does that make you feel proud?
3) In-Contract Collaboration
An alternative approach to re-negotiating the contract is to undertake the contract based on collaboration. One of the greatest opportunities for procurement savings is the ability to tap into the suppliers knowledge and experience post-contract award and encourage the supplier to try and make in-contract savings, its known as a benefit sharing model. It’s not a new idea, many of you will know of a contract that includes some kind of benefit sharing clause and may even have been responsible for negotiating it.
The principle of benefit sharing is robust and proven, if the supplier can assist in applying their knowledge to save the buyer money whilst still delivering on the contractual requirements, the two parties share in the contract savings. This approach has some significant benefits to both buyer and supplier alike. For the buyer it creates in-contract tangible savings, it strengthens relationships with suppliers, it reflects a desire to collaborate, creates a sustainable supply chain and helps builds trust within their own business. For the supplier it provides an opportunity to demonstrate their added values, builds relationships and offers an opportunity to improve profits. If it sounds good, your right it is, so why isn’t it a standard approach used in all contracts today?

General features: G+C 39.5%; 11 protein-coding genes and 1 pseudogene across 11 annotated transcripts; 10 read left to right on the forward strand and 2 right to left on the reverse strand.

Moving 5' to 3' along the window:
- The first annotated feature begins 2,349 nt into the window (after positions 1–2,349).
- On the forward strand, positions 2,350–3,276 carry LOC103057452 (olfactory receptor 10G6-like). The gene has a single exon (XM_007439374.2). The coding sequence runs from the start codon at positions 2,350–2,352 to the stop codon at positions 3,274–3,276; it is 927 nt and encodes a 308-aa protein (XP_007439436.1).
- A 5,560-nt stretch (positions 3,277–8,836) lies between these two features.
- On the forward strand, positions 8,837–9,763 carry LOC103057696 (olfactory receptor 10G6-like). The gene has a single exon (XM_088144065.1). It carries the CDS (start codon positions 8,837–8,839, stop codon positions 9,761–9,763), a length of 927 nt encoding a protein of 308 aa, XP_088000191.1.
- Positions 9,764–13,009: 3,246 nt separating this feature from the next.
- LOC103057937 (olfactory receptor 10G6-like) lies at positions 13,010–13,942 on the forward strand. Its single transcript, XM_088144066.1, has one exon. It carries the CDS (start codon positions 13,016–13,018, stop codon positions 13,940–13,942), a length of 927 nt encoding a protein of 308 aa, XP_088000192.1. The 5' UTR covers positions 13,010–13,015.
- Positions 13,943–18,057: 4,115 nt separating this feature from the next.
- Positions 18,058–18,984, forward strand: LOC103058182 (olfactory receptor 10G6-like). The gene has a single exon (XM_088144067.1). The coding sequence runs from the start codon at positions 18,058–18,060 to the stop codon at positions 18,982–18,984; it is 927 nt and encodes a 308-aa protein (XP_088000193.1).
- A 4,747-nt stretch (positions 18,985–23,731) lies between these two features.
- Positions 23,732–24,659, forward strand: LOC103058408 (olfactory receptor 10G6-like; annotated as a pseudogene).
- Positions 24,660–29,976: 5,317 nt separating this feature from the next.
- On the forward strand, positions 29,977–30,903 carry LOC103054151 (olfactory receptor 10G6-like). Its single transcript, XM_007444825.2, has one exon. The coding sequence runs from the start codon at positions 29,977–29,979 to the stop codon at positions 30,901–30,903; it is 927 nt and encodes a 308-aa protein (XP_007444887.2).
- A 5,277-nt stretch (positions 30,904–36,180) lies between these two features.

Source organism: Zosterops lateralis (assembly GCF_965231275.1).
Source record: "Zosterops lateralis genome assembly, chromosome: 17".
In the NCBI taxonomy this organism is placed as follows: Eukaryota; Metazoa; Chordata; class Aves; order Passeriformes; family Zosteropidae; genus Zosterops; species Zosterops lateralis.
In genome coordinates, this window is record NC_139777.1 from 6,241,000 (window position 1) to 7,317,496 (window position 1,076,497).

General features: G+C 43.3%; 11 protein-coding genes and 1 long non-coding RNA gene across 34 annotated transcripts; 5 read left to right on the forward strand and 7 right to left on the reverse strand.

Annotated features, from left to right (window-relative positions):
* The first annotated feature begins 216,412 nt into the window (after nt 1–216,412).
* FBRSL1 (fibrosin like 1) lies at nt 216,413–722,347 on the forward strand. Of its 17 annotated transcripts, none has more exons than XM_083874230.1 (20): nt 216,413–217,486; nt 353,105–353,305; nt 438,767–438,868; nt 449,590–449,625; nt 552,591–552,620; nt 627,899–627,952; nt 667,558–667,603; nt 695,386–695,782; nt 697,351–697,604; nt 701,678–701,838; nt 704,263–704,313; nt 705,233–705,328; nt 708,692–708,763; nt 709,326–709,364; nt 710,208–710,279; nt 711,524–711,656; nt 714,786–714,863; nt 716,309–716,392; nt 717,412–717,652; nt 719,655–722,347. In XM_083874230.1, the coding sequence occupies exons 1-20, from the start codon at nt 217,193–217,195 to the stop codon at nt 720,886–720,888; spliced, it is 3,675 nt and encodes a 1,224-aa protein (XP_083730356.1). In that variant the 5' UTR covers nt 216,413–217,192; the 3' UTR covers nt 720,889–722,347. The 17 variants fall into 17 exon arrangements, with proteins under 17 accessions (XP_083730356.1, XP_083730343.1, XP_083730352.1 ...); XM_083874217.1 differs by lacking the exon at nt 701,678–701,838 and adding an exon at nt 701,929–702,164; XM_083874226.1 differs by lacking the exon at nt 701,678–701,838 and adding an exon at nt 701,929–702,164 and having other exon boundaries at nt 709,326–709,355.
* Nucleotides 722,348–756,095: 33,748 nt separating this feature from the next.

The challenge with benefit sharing is it’s typically put in the “too hard” box and therefore kept for strategic contracts, where the opportunity to save money justifies the extra time, effort and increased costs of negotiating it into the contract. There is merit in including it within the strategic contracts as that has the higher portion of spend, but in reality its the SME’s that are the real innovators and yet because of costs, effort and time they are locked out of collaborating.
More for more Or Same for less